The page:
A corn dolly is a ritual doll, or variation of a poppet, used in traditional seasonal rites for fertility of the land. The corn dolly is a harvest figure made of either the last or first sheaves of grain. It is placed in the fields or used as a charm in fertility rites or as a centerpiece in seasonal celebrations (see Wheel of the Year). Corn dollies are hung in homes or fed to livestock as a magical charm for their well-being.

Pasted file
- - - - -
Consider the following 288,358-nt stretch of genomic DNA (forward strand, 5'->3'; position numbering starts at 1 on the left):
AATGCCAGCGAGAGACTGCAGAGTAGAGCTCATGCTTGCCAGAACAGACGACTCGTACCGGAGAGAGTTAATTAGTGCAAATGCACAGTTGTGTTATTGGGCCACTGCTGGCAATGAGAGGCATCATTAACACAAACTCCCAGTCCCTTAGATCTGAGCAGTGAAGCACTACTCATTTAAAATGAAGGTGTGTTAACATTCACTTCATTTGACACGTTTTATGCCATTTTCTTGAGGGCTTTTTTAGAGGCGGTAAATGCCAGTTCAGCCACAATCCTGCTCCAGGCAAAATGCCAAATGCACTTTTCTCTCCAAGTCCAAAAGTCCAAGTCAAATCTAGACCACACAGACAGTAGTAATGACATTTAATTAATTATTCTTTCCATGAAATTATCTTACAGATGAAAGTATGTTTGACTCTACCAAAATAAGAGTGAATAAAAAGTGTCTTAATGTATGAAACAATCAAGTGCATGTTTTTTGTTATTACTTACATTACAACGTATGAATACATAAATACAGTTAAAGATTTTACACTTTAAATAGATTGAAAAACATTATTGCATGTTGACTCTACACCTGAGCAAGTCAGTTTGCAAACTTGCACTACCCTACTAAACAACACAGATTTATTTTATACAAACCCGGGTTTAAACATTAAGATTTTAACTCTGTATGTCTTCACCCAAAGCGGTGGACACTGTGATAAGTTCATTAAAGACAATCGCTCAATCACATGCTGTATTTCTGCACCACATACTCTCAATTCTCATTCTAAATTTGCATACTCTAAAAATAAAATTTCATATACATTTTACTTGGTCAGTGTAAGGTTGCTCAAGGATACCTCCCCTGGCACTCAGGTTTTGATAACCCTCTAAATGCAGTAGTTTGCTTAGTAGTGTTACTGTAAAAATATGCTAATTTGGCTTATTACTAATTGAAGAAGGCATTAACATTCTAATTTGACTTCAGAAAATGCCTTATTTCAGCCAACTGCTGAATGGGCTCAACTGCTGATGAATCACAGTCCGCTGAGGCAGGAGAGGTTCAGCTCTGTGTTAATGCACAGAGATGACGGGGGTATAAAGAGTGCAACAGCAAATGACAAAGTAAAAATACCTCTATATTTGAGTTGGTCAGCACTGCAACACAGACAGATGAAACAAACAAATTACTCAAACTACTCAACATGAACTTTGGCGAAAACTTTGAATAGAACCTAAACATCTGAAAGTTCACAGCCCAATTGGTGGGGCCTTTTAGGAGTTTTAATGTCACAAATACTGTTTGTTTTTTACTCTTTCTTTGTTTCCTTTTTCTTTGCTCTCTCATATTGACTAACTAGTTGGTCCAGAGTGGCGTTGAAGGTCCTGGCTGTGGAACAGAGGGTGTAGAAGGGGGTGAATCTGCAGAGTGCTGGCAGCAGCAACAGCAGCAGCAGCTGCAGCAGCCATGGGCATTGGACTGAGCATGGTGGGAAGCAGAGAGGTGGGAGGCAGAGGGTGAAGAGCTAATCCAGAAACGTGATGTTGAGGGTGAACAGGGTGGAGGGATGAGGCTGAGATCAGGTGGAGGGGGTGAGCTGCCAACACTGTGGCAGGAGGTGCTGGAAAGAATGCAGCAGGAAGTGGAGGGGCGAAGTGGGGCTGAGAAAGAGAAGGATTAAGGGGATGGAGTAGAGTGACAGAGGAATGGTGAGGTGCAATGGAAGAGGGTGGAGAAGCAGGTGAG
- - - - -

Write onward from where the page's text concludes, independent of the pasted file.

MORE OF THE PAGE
Modern corn dollies are made in various shapes, especially for hanging in the home, such as bells, cornucopias, or plaited into intricate patterns. Corn dollies have many names, such as corn-mother, grandmother, mother of the grain, harvest-mother, mother-sheaf, old woman, old wife, the Cailleach, the hag, the queen, the Bride, the maiden, the Ceres and the Demeter. The latter two are the Greek and Roman names, respectively, for the goddess of the grain and harvest.